Category: Memory Impairment

Hot Topics: Exercise in Older Adults Boosts Memory

Jackie Werner Geriatrics, Hot Topics in Research, Memory Impairment

Semantic Memory Activation After Acute Exercise in Healthy Older Adults

Won J, Alfini AJ, Weiss LR, et al. Semantic memory activation after acute exercise in healthy older adults. Journal of the International Neuropsychological Society: 1-12. https://doi.org/10.1017/S1355617719000171.

Objectives: A growing body of research suggests that regular participation in long-term exercise is associated with enhanced cognitive function. However, less is known about the beneficial effects of acute exercise on semantic memory. This study investigated brain activation during a semantic memory task after a single session of exercise in healthy older adults using functional magnetic resonance imaging (fMRI). Methods: Using a within-subjects counterbalanced design, 26 participants (ages, 55–85 years) underwent two experimental visits on separate days. During each visit, participants engaged in 30 min of rest or stationary cycling exercise immediately before performing a Famous and Non-Famous name discrimination task during fMRI scanning. Results: Acute exercise was associated with significantly greater semantic memory activation (Famous>Non-Famous) in the middle frontal, inferior temporal, middle temporal, and fusiform gyri. A planned comparison additionally showed significantly greater activation in the bilateral hippocampus after exercise compared to rest. These effects were confined to correct trials, and as expected, there were no differences between conditions in response time or accuracy. Conclusions: Greater brain activation following a single session of exercise suggests that exercise may increase neural processes underlying semantic memory activation in healthy older adults. These effects were localized to the known semantic memory network, and thus do not appear to reflect a general or widespread increase in brain blood flow. Coupled with our prior exercise training effects on semantic memory-related activation, these data suggest the acute increase in neural activation after exercise may provide a stimulus for adaptation over repeated exercise sessions.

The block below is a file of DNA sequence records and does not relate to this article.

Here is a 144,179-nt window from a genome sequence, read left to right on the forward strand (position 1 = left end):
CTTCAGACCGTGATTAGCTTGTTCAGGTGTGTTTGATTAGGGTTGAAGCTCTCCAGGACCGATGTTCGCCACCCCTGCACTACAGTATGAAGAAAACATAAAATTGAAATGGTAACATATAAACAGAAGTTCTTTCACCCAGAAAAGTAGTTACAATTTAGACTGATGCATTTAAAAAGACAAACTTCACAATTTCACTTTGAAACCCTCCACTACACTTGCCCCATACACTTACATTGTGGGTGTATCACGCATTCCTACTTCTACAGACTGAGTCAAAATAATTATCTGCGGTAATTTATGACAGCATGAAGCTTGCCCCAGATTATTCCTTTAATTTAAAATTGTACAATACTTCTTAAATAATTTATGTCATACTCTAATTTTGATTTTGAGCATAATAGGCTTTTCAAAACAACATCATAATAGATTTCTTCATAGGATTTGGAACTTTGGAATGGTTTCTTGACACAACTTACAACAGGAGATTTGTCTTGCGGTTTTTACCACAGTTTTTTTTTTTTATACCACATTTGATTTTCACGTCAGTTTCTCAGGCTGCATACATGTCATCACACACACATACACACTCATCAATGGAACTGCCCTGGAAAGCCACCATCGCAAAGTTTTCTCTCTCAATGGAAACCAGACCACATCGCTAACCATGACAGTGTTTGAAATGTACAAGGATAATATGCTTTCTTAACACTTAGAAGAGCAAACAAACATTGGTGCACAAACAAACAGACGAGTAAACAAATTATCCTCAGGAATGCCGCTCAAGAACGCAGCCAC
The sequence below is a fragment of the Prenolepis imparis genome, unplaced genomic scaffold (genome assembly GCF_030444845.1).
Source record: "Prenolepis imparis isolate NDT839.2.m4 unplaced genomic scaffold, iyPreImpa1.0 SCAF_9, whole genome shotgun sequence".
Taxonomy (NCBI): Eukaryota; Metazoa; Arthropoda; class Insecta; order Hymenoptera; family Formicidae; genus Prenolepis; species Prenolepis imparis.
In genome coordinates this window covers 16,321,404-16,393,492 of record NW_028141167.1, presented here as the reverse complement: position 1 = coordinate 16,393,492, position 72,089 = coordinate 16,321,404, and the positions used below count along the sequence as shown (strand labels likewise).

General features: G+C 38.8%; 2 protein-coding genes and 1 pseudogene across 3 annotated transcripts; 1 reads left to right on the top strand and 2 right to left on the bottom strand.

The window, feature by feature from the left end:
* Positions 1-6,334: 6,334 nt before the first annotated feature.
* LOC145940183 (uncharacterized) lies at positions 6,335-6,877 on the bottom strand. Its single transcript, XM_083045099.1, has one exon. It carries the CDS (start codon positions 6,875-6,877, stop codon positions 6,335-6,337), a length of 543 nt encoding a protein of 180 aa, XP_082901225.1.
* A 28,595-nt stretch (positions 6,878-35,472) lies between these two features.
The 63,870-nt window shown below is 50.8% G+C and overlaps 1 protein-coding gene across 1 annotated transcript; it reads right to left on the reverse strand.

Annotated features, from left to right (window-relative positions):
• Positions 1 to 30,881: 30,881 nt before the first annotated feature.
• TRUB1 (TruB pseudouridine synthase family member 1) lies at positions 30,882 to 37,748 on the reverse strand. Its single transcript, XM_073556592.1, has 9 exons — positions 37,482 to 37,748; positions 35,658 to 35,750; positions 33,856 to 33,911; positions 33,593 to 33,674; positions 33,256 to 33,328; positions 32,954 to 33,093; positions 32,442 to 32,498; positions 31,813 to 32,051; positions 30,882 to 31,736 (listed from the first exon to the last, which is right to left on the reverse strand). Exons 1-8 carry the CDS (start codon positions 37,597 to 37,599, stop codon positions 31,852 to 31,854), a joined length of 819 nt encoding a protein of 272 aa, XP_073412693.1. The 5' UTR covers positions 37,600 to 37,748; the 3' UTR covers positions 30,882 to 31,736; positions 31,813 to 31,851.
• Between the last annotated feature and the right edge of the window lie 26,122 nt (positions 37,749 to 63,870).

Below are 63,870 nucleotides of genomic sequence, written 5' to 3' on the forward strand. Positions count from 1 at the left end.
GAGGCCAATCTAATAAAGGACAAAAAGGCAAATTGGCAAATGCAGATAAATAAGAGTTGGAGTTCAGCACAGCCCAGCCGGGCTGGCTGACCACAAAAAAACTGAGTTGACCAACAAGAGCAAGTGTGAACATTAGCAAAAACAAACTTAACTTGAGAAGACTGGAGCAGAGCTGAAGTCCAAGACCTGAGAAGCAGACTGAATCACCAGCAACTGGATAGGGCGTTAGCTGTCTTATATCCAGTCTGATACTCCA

Schizophrenia risk from complex variation of complement component 4

PJ Grier Dementia, February, Hot Topics in Research, Memory Impairment

Schizophrenia risk from complex variation of complement component 4

Abstract

Schizophrenia is a heritable brain illness with unknown pathogenic mechanisms. Schizophrenia’s strongest genetic association at a population level involves variation in the major histocompatibility complex (MHC) locus, but the genes and molecular mechanisms accounting for this have been challenging to identify. Here we show that this association arises in part from many structurally diverse alleles of the complement component 4 (C4) genes. We found that these alleles generated widely varying levels of C4A and C4B expression in the brain, with each common C4 allele associating with schizophrenia in proportion to its tendency to generate greater expression of C4A. Human C4 protein localized to neuronal synapses, dendrites, axons, and cell bodies. In mice, C4 mediated synapse elimination during postnatal development. These results implicate excessive complement activity in the development of schizophrenia and may help explain the reduced numbers of synapses in the brains of individuals with schizophrenia.

Corresponding Author: McCarroll, Steven A.

Nature (2016), doi:10.1038/nature16549, Published online 27 January 2016

Effects of aging on circadian patterns of gene expression in the human prefrontal cortex

PJ Grier Brain, Dementia, Hot Topics in Research, Memory Impairment, Neurology

Effects of aging on circadian patterns of gene expression in the human prefrontal cortex

With aging, significant changes in circadian rhythms occur, including a shift in phase toward a “morning” chronotype and a loss of rhythmicity in circulating hormones. However, the effects of aging on molecular rhythms in the human brain have remained elusive. Here, we used a previously described time-of-death analysis to identify transcripts throughout the genome that have a significant circadian rhythm in expression in the human prefrontal cortex [Brodmann’s area 11 (BA11) and BA47]. Expression levels were determined by microarray analysis in 146 individuals. Rhythmicity in expression was found in ∼10% of detected transcripts (P < 0.05). Using a metaanalysis across the two brain areas, we identified a core set of 235 genes (q < 0.05) with significant circadian rhythms of expression. These 235 genes showed 92% concordance in the phase of expression between the two areas. In addition to the canonical core circadian genes, a number of other genes were found to exhibit rhythmic expression in the brain. Notably, we identified more than 1,000 genes (1,186 in BA11; 1,591 in BA47) that exhibited age-dependent rhythmicity or alterations in rhythmicity patterns with aging. Interestingly, a set of transcripts gained rhythmicity in older individuals, which may represent a compensatory mechanism due to a loss of canonical clock function. Thus, we confirm that rhythmic gene expression can be reliably measured in human brain and identified for the first time (to our knowledge) significant changes in molecular rhythms with aging that may contribute to altered cognition, sleep, and mood in later life.

 

Cho-Yi Chen, Proceedings of the National Academy of Sciences 2015 of the USA ; published ahead of print December 22, 2015, doi:10.1073/pnas.1508249112.